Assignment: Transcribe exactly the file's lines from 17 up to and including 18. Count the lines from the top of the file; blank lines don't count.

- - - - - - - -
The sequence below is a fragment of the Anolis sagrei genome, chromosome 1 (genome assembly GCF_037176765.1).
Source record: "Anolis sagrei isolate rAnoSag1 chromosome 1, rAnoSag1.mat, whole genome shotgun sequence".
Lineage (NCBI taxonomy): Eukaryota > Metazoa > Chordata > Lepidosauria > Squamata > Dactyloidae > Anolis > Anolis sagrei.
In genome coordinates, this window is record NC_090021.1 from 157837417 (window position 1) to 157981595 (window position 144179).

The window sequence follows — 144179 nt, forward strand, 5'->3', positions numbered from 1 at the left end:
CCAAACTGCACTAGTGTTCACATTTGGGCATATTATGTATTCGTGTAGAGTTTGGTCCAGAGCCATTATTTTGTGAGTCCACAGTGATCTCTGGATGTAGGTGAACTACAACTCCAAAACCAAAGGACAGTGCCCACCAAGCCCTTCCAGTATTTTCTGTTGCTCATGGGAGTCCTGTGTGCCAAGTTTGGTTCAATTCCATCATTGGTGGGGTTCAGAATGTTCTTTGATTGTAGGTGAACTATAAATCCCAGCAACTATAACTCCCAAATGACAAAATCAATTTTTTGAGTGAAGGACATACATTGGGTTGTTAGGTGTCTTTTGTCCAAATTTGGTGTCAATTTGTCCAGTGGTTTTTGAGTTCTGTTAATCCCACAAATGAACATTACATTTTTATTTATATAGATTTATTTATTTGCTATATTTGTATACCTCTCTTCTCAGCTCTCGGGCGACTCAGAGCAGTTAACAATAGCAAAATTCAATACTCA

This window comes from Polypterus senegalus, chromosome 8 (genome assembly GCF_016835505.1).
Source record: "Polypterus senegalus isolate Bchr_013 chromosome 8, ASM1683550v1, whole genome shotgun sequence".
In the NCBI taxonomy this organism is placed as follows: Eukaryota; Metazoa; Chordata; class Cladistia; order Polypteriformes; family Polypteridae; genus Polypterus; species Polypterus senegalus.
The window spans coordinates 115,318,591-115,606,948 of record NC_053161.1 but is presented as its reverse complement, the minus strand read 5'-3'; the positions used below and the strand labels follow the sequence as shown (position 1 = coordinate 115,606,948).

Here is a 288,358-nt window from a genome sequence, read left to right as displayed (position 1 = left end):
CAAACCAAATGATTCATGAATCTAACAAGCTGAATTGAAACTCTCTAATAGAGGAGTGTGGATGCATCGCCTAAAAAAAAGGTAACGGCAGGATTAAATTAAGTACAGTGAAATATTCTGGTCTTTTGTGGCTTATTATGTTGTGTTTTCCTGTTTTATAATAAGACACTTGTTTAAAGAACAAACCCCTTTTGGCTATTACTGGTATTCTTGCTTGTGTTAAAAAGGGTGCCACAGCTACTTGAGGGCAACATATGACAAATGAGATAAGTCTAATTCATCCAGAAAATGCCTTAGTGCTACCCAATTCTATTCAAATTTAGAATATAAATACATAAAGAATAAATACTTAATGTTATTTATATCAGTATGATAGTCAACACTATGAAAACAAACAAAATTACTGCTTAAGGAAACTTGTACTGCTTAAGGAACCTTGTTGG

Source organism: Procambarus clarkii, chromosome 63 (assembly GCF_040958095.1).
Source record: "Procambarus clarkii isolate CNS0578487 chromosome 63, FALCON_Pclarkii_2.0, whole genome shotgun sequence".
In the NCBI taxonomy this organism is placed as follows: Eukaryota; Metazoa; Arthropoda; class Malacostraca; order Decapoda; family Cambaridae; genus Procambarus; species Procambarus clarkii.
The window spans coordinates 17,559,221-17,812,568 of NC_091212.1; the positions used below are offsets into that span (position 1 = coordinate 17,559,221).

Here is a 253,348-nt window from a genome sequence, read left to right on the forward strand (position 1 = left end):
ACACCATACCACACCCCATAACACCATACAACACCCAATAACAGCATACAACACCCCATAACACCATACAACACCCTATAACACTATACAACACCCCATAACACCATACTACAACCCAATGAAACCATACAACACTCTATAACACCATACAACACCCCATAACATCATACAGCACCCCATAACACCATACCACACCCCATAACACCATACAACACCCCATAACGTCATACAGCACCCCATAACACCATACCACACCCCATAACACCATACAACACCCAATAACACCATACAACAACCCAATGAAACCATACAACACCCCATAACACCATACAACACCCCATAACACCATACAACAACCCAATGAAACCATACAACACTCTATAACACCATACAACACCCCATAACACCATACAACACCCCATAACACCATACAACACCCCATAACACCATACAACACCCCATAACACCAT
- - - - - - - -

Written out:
Here is a 253,348-nt window from a genome sequence, read left to right on the forward strand (position 1 = left end):
ACACCATACCACACCCCATAACACCATACAACACCCAATAACAGCATACAACACCCCATAACACCATACAACACCCTATAACACTATACAACACCCCATAACACCATACTACAACCCAATGAAACCATACAACACTCTATAACACCATACAACACCCCATAACATCATACAGCACCCCATAACACCATACCACACCCCATAACACCATACAACACCCCATAACGTCATACAGCACCCCATAACACCATACCACACCCCATAACACCATACAACACCCAATAACACCATACAACAACCCAATGAAACCATACAACACCCCATAACACCATACAACACCCCATAACACCATACAACAACCCAATGAAACCATACAACACTCTATAACACCATACAACACCCCATAACACCATACAACACCCCATAACACCATACAACACCCCATAACACCATACAACACCCCATAACACCAT